These results suggest that electrical conduction in the material takes place via hopping mechanism governed by the Jonscher's universal power law:1

 
σac = σdc + n (4)
where A is a thermally activated constant depending upon temperature. We have tried to fit the region III of the spectra to eqn (4). The obtained values for n varies between 0.31 and 0.50 depending upon temperature as you can see in Table 2. The exponent n represents the degree of interaction between the mobile ions. n = 1 represents non-interacting Debye system and with decreasing n, interaction between mobile ions and lattice is expected to increase.48 In the ferroelectric region, the n values were found to be both temperature and frequency dependent, indicating that the conductivity is due to phonon-assisted tunneling between defect states.49 However, at temperatures higher than Tmax, the n values decrease. This is due to an increase in randomness in the system.48 It is believed that for temperatures above the ferroelectric–paraelectric transition, the oxygen vacancies can interact strongly with the lattice and distort the Ba2+ and Sn4+ ions.

Fig. 9 shows the variation of tangent loss as a function of frequency at selected temperature (below and above the phase transition). It can be seen that tan(δ) increases gradually when the frequency values rise, reaching a maximum, and then decreasing, indicating the presence of a relaxation phenomenon. The tan(δ) peak shifts towards higher frequencies as temperature increases in the ferroelectric region (the temperatures below the phase transition). Inversely, for the paraelectric region, above the phase transitions, the peak shifts backwardly to the lower frequencies. It is worth noting that no relaxation was observed in temperature range of 310–370 K. The temperature dependency of the tan(δ) relaxation time is presented in Fig. 10. Quantitative examination of the relaxation time revealed that it follows a non-Arrhenius behavior in the ferroelectric region. The nonmonotonic behavior of relaxation kinetics for our nanocomposite can be discussed as a complex phenomenon, having its origin in two different processes.50 The first process is the tilt of oxygen octahedron, which changes the orientation of the elementary dipole moments, associated with the perovskite unit cell, and can be presented by an Arrhenius term with activation energy of Ea. The second process is the jump of Ba and Sn ions between the several local minima positions created due to the heterogeneity of the composition. For the latter process, the heterogeneous structure creates “defects” with multiwall potentials in the unit cell structure and hinder tilting of the oxygen octahedrons. Hence, the increasing number of such “defects” with an increase in temperature slows down the relaxation process and can be described by the exponential term with the activation energy of Eb. This argument is in good similarity with that for evaluation of the non-monotonic relaxation kinetics observed in the copper-doped KTa1−xNbxO3 ferroelectric perovskite.50 Thus, were present a non-monotonic temperature dependence of the relaxation time since it is related to two processes of a different nature, in the form of:51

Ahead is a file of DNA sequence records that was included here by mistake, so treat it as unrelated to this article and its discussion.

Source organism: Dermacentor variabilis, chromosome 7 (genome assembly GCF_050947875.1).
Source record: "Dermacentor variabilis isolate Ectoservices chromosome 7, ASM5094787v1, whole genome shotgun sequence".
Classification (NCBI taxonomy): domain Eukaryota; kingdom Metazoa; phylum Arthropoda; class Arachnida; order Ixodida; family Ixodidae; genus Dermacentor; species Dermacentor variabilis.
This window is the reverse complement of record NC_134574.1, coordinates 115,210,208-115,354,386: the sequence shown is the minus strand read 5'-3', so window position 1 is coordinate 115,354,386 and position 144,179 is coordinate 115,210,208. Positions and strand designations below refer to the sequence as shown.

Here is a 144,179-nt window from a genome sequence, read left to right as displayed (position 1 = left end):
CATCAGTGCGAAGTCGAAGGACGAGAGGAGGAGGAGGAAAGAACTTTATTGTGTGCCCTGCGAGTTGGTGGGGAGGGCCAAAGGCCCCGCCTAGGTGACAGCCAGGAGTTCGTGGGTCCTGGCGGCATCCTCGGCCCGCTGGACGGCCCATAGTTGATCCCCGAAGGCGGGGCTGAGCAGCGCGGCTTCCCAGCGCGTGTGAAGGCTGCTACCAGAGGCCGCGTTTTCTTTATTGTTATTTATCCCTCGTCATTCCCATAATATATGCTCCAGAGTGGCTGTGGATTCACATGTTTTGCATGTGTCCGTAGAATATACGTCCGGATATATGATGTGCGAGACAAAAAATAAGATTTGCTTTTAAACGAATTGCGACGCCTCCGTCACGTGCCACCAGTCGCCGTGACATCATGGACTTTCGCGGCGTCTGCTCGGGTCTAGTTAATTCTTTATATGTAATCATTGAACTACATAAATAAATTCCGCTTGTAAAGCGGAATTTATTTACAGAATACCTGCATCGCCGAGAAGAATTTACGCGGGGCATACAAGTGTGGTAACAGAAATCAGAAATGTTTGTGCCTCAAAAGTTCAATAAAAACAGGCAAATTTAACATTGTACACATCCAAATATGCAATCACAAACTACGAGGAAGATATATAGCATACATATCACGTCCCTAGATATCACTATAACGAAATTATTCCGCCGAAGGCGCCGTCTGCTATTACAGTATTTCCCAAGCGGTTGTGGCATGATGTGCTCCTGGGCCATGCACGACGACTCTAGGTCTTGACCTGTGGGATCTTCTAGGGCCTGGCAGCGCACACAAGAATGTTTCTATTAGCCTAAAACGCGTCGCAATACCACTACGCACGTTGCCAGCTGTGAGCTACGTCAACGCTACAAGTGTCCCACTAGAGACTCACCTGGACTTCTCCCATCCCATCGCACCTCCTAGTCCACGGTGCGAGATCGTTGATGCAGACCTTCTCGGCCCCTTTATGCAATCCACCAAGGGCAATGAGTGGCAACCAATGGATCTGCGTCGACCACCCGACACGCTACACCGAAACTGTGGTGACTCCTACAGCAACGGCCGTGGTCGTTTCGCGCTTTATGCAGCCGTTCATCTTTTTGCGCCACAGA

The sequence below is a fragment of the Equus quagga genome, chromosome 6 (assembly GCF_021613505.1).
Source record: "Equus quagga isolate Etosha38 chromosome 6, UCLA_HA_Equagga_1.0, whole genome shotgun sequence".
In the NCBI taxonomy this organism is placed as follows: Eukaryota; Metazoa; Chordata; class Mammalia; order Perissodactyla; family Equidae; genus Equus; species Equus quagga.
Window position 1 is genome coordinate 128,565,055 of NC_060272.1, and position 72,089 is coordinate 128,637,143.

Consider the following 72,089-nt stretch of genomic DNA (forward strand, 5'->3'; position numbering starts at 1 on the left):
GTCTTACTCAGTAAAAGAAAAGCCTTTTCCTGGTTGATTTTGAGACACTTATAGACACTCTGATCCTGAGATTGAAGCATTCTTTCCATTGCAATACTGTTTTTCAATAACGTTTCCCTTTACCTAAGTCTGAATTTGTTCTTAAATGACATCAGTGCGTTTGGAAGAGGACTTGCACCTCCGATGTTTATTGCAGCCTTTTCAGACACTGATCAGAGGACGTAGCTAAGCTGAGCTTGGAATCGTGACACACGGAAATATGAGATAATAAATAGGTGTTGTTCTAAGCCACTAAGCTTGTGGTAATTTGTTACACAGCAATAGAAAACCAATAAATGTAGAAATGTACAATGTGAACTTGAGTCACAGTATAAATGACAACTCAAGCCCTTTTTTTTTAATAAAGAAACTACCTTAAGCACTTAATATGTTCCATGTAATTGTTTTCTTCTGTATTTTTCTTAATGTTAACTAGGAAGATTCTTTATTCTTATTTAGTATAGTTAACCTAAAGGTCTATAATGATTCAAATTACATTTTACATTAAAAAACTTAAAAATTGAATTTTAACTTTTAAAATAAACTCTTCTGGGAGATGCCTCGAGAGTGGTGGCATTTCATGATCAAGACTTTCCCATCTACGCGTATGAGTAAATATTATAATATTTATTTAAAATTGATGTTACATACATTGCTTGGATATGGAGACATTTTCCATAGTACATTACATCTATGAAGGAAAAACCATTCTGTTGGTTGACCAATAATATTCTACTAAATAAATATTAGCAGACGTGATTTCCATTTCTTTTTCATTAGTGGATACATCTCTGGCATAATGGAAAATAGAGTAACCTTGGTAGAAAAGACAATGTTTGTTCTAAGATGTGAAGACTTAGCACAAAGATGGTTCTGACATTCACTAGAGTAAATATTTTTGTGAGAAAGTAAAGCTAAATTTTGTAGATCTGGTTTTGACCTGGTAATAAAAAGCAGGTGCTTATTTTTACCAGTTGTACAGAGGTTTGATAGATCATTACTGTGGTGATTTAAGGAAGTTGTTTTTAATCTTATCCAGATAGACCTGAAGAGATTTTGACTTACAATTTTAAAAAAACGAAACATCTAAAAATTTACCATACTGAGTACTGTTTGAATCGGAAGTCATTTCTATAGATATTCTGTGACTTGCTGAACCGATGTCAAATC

image file: c7ra12442b-t3.tif(5)
where kB is the Boltzmann constant and C is a constant related to the defect concentration. The fitting curve presented in Fig. 10 shows that the model is in good agreement with the experimental data. The fitted values of Ea and Eb are within the ranges of 3.34 ± 0.01 kJ mol−1 and 16.43 ± 0.01 kJ mol−1, respectively. The activation energy Eb is five times larger than Ea. The necessary energy to overcome the high concentration of defects is higher than the energy needed for tilting the oxygen octahedron, resulting from heterogeneities in the prepared nanocomposite.


image file: c7ra12442b-f9.tif
Fig. 9 Variation of tangent loss as a function of frequency at selected temperatures below and above phase transition of the nanocomposite.

image file: c7ra12442b-f10.tif
Fig. 10 Temperature dependence of the tan(δ) relaxation time of the nanocomposite. Symbol (black) represents experimental data. The dashed line (red) corresponds to the best fit according to the eqn (5).

4. Conclusion

A BaCO3/BaSnO3/SnO2 heterogeneous nanocomposite was prepared via precipitation–calcination method. The phase identification, structural and morphological evolutions, was extensively investigated using XRD, FT-IR, Raman, SEM and TEM analyses.

The complex impedance plots revealed the existence of grain and grain boundary contributions. Z′ showed distributed relaxation phenomena at higher temperatures, and was found to be temperature dependent. The temperature dependence of and tangent loss is characterized by the appearance of a peak ranging from 370–380 K, depending on the frequency. This phenomenon is related to the ferroelectric–paraelectric phase transition, due to the tiling of the oxygen octahedral and the zone-center polar lattice distortion. The larger contribution of the grain boundary for conduction was evaluated considering the high concentration of oxygen vacancies and other compositional heterogeneities.

In the paraelectric state, electrical conduction was again associated with the oxygen vacancies. The non-monotonic dependence of the relaxation time of tan(δ) on temperature was explained using a non-Arrhenius model.

Conflicts of interest

There are no conflicts to declare.